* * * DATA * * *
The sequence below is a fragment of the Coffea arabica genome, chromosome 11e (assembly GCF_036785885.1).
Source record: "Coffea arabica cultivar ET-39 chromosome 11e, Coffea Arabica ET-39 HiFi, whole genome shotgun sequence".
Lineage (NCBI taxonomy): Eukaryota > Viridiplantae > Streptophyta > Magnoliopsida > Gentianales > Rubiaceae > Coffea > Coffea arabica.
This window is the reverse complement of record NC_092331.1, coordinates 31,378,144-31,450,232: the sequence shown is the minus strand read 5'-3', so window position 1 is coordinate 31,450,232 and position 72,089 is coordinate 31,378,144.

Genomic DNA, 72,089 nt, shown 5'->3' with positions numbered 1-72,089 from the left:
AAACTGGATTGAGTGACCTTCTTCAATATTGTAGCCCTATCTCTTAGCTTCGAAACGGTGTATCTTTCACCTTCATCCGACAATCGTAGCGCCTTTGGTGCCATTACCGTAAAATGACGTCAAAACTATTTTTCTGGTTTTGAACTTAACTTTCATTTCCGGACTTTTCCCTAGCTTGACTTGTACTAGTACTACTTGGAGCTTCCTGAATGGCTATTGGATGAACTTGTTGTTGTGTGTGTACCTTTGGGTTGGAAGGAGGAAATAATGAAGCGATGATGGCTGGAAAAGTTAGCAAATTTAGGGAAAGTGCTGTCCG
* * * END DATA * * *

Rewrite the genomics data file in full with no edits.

The sequence below is a fragment of the Coffea arabica genome, chromosome 11e (assembly GCF_036785885.1).
Source record: "Coffea arabica cultivar ET-39 chromosome 11e, Coffea Arabica ET-39 HiFi, whole genome shotgun sequence".
Lineage (NCBI taxonomy): Eukaryota > Viridiplantae > Streptophyta > Magnoliopsida > Gentianales > Rubiaceae > Coffea > Coffea arabica.
This window is the reverse complement of record NC_092331.1, coordinates 31,378,144-31,450,232: the sequence shown is the minus strand read 5'-3', so window position 1 is coordinate 31,450,232 and position 72,089 is coordinate 31,378,144.

Genomic DNA, 72,089 nt, shown 5'->3' with positions numbered 1-72,089 from the left:
AAACTGGATTGAGTGACCTTCTTCAATATTGTAGCCCTATCTCTTAGCTTCGAAACGGTGTATCTTTCACCTTCATCCGACAATCGTAGCGCCTTTGGTGCCATTACCGTAAAATGACGTCAAAACTATTTTTCTGGTTTTGAACTTAACTTTCATTTCCGGACTTTTCCCTAGCTTGACTTGTACTAGTACTACTTGGAGCTTCCTGAATGGCTATTGGATGAACTTGTTGTTGTGTGTGTACCTTTGGGTTGGAAGGAGGAAATAATGAAGCGATGATGGCTGGAAAAGTTAGCAAATTTAGGGAAAGTGCTGTCCG